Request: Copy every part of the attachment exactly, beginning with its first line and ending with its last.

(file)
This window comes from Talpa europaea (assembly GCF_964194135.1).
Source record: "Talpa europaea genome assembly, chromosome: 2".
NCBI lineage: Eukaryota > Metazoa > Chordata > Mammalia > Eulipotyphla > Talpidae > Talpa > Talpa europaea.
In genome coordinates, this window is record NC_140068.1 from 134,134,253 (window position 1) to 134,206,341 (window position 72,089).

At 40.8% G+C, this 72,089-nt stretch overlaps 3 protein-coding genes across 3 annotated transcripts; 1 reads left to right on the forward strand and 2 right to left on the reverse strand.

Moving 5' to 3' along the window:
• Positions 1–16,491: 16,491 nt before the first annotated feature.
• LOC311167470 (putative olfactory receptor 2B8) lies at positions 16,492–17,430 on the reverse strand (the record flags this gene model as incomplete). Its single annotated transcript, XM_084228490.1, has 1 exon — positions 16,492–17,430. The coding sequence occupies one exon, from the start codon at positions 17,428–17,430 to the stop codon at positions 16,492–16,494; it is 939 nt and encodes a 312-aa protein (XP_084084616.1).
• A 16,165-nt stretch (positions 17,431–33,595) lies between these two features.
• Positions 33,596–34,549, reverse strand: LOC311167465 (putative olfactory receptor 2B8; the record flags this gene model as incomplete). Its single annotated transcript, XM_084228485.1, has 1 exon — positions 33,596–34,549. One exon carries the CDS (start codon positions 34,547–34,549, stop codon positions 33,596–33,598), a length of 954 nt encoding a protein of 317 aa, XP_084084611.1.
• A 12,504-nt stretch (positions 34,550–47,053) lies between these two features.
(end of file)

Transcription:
This window comes from Talpa europaea (assembly GCF_964194135.1).
Source record: "Talpa europaea genome assembly, chromosome: 2".
NCBI lineage: Eukaryota > Metazoa > Chordata > Mammalia > Eulipotyphla > Talpidae > Talpa > Talpa europaea.
In genome coordinates, this window is record NC_140068.1 from 134,134,253 (window position 1) to 134,206,341 (window position 72,089).

At 40.8% G+C, this 72,089-nt stretch overlaps 3 protein-coding genes across 3 annotated transcripts; 1 reads left to right on the forward strand and 2 right to left on the reverse strand.

Moving 5' to 3' along the window:
• Positions 1–16,491: 16,491 nt before the first annotated feature.
• LOC311167470 (putative olfactory receptor 2B8) lies at positions 16,492–17,430 on the reverse strand (the record flags this gene model as incomplete). Its single annotated transcript, XM_084228490.1, has 1 exon — positions 16,492–17,430. The coding sequence occupies one exon, from the start codon at positions 17,428–17,430 to the stop codon at positions 16,492–16,494; it is 939 nt and encodes a 312-aa protein (XP_084084616.1).
• A 16,165-nt stretch (positions 17,431–33,595) lies between these two features.
• Positions 33,596–34,549, reverse strand: LOC311167465 (putative olfactory receptor 2B8; the record flags this gene model as incomplete). Its single annotated transcript, XM_084228485.1, has 1 exon — positions 33,596–34,549. One exon carries the CDS (start codon positions 34,547–34,549, stop codon positions 33,596–33,598), a length of 954 nt encoding a protein of 317 aa, XP_084084611.1.
• A 12,504-nt stretch (positions 34,550–47,053) lies between these two features.